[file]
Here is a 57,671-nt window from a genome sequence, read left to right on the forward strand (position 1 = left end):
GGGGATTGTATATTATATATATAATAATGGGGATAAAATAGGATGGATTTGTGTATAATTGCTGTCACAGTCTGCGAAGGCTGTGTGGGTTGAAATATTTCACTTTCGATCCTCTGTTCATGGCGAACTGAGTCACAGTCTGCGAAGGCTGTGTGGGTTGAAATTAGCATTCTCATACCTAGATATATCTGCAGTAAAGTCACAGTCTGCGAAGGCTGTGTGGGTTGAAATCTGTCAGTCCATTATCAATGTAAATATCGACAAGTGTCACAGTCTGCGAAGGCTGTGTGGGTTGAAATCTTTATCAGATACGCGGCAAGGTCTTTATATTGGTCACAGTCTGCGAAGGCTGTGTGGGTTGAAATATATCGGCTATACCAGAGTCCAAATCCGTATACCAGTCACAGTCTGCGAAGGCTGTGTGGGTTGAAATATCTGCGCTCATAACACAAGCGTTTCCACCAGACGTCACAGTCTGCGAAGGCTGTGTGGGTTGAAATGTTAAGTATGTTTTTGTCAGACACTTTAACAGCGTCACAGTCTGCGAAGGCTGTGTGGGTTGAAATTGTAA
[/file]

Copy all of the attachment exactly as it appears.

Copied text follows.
Here is a 57,671-nt window from a genome sequence, read left to right on the forward strand (position 1 = left end):
GGGGATTGTATATTATATATATAATAATGGGGATAAAATAGGATGGATTTGTGTATAATTGCTGTCACAGTCTGCGAAGGCTGTGTGGGTTGAAATATTTCACTTTCGATCCTCTGTTCATGGCGAACTGAGTCACAGTCTGCGAAGGCTGTGTGGGTTGAAATTAGCATTCTCATACCTAGATATATCTGCAGTAAAGTCACAGTCTGCGAAGGCTGTGTGGGTTGAAATCTGTCAGTCCATTATCAATGTAAATATCGACAAGTGTCACAGTCTGCGAAGGCTGTGTGGGTTGAAATCTTTATCAGATACGCGGCAAGGTCTTTATATTGGTCACAGTCTGCGAAGGCTGTGTGGGTTGAAATATATCGGCTATACCAGAGTCCAAATCCGTATACCAGTCACAGTCTGCGAAGGCTGTGTGGGTTGAAATATCTGCGCTCATAACACAAGCGTTTCCACCAGACGTCACAGTCTGCGAAGGCTGTGTGGGTTGAAATGTTAAGTATGTTTTTGTCAGACACTTTAACAGCGTCACAGTCTGCGAAGGCTGTGTGGGTTGAAATTGTAA